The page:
If, at the time of revisiting, significant uncertainty remains, the valuer will be faced with the same problems as when first valuing a business and second time around the valuation may not be any more robust.

What may have changed?

We would expect a valuation to change as a result of unexpected changes in the business or industry or as a result of changes in financial performance that could not be anticipated.

Upon revisiting, the financial performance of a company that was unstable when first valuing may have “levelled out”. Equally any uncertainties may have crystallised and the impact may be known. This will impact conclusions in respect of both the maintainable earnings of the business and the multiple (a more stable business or one with a strong track record may command a higher multiple).

The value of a stable business will, in theory, stay reasonably constant

In commercial disputes, the valuation is frequently required at a set date. In such circumstances, without the provision of additional information presenting a different picture of the business (which can be substantiated), we would not expect the valuation to change second time around.

Ultimately, whether a value will have changed depends on the timeframe for revisiting (a longer period will likely result in a larger difference) and whether the business was facing any uncertainty at the time of the initial valuation.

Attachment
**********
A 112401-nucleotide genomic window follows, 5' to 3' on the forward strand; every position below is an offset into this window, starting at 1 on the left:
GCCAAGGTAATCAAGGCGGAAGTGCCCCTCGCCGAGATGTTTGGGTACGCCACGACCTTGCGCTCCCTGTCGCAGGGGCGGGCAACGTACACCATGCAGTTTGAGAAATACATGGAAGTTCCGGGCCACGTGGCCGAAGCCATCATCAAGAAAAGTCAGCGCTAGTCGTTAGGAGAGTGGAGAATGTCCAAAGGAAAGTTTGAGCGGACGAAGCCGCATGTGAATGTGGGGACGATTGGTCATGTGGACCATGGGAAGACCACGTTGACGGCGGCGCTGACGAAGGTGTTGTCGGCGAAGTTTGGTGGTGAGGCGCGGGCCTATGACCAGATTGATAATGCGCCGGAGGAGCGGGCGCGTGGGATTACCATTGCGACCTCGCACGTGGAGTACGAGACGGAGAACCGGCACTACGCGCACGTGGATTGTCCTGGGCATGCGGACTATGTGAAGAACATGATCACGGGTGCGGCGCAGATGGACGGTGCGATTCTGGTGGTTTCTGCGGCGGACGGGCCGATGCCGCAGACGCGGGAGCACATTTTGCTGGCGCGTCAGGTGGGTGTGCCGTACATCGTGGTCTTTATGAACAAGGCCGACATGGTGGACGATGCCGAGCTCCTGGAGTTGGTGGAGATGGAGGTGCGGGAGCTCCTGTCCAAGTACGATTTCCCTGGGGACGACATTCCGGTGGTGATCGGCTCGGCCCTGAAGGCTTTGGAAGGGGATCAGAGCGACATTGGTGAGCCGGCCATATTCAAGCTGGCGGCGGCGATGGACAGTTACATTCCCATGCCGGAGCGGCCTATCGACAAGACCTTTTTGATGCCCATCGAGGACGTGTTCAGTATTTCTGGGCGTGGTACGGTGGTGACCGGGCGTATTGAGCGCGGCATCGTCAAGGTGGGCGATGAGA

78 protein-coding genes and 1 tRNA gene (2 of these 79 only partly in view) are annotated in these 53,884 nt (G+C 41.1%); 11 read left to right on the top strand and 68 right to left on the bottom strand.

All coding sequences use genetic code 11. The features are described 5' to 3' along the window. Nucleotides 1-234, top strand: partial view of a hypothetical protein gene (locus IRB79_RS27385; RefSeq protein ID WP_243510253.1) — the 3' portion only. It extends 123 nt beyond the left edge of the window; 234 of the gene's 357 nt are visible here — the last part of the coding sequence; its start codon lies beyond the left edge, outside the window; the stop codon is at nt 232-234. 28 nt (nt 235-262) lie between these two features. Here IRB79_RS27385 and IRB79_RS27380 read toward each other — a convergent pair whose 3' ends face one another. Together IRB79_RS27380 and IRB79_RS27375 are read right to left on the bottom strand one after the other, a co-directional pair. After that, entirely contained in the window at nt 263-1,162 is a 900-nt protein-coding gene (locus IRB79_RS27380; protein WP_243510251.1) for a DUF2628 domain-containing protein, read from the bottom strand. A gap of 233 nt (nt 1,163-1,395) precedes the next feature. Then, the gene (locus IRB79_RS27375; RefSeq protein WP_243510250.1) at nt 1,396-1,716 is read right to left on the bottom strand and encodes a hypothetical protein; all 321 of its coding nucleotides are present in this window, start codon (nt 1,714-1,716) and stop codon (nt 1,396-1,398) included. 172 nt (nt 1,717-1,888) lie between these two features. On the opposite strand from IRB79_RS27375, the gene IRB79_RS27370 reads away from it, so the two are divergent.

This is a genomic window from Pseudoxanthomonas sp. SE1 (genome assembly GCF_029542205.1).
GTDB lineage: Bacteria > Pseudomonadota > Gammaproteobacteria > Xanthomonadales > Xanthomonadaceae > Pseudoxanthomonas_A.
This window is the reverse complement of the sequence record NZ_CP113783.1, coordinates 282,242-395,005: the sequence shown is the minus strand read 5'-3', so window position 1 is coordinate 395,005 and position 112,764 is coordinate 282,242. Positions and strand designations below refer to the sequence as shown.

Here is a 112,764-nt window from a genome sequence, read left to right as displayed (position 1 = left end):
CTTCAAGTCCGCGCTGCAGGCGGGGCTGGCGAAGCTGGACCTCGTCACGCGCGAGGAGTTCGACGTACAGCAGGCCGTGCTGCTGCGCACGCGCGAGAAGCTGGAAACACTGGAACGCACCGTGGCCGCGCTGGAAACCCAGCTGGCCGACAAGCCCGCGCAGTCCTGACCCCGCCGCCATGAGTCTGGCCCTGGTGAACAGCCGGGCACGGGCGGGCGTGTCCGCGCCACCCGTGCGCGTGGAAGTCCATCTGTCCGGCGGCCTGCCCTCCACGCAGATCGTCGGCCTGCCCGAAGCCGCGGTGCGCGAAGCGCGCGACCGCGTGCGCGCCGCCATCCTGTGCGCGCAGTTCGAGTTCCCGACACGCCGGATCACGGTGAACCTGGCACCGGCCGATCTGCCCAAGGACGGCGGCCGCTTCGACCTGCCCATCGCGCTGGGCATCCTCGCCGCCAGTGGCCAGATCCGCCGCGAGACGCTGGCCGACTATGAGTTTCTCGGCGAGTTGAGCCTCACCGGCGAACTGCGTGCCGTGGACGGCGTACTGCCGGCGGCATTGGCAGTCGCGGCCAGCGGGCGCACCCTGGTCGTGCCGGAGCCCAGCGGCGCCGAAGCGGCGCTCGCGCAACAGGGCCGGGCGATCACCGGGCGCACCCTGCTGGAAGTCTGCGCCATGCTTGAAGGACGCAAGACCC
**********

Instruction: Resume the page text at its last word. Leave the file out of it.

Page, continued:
Despite the valuer having a previous knowledge of the business, substantial work is required in undertaking a second valuation in understanding changes in the business and industry and in researching appropriate multiples and relevant deals.

Questions about changes in financial performance will need to be asked, and the expert will have to revisit old ground to get back up to speed. The work required is not significantly less than that required first time around. Any second valuation will therefore not be a cheap (or quick) undertaking and this should be considered carefully before going ahead.

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Article taken from our Winter edition. You can download our latest Forensis Commercial newsletter from our latest publications page